"The bottom line is to get people to understand that they can do hands-only CPR and they can really save a life with it; it makes a difference," said Dr. Max Gomez, national board member and chairman of communications and marketing coordinating committee for the AHA. "'Hands can do incredible things' is the theme. We use some pretty cool things that hands can do as a way to grab people's attention and then bring home the point that you can also save a life."
In addition to the PSAs, the campaign has a Web site and is putting a lot of the content on other AHA sites. It is also on Twitter and Facebook, has added a specific iPhone app, and the two organizations are working internally on extensive media relations.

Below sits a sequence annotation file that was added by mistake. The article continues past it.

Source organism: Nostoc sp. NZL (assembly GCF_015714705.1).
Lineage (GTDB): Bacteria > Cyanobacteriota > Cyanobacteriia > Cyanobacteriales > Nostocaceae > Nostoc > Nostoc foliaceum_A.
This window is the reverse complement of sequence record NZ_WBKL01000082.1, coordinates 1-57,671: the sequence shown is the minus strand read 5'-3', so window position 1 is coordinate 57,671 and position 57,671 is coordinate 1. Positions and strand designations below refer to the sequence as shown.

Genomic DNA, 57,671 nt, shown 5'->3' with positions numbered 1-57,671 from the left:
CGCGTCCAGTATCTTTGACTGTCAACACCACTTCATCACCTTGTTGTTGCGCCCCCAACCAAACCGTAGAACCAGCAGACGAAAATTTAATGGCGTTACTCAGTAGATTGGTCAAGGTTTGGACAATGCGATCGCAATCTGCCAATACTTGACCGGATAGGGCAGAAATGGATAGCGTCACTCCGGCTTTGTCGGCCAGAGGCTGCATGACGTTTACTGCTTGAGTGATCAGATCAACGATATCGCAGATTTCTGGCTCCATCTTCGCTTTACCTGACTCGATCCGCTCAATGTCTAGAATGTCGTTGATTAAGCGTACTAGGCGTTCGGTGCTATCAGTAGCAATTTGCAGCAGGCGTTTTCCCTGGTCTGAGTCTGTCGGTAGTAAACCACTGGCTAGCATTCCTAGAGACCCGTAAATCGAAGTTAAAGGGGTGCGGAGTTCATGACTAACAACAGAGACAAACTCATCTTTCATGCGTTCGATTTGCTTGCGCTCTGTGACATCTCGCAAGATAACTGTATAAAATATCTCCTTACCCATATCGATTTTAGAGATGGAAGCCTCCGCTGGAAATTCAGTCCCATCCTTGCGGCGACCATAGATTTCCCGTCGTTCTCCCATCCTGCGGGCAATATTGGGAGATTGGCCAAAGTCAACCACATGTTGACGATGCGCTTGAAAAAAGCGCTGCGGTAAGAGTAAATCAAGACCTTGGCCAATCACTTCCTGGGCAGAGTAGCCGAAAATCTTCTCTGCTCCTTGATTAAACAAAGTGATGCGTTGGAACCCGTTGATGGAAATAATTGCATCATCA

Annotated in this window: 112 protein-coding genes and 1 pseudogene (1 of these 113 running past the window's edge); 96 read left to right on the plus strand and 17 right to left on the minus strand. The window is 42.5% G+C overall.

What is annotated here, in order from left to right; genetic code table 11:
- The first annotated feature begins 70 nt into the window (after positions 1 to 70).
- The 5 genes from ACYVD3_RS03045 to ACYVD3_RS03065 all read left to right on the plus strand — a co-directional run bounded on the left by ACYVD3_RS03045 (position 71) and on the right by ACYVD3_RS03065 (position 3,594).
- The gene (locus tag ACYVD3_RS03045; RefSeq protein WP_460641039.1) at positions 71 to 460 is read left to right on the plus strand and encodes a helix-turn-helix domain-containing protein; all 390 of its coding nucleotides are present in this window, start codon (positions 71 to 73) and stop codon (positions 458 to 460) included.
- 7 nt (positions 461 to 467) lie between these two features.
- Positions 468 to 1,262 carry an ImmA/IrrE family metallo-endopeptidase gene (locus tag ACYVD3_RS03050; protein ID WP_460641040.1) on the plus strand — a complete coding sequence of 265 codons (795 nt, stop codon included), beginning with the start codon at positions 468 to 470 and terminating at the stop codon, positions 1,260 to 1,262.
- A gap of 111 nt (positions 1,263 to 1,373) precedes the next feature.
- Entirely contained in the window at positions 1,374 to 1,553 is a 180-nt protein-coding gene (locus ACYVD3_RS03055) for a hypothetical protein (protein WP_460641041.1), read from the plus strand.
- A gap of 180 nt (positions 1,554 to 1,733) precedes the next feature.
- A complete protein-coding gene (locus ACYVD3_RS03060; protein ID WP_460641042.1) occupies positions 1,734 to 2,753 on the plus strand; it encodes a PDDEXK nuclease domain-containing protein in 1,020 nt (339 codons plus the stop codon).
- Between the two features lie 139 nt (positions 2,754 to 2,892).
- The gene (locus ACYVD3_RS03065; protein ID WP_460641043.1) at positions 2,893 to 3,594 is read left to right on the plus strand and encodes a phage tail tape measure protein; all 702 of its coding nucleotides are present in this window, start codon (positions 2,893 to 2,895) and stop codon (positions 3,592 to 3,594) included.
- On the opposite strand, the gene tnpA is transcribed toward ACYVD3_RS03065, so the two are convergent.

"We've got some viral versions of the videos that we're going up with," Gomez added. "I think people will start spreading them around."
Targeting all adults, but particularly women over the age of 55, the campaign worked with the Today show and USA Today on exclusives about the PSAs and campaign, and is targeting general consumer, lifestyle, health and wellness, and medical media outlets.
The PSA and PR campaign is part of a three-year initiative for Hands-Only CPR, Gomez explained. The first year of the program was about developing the messaging and campaign, with this year kicking off the public PR outreach.
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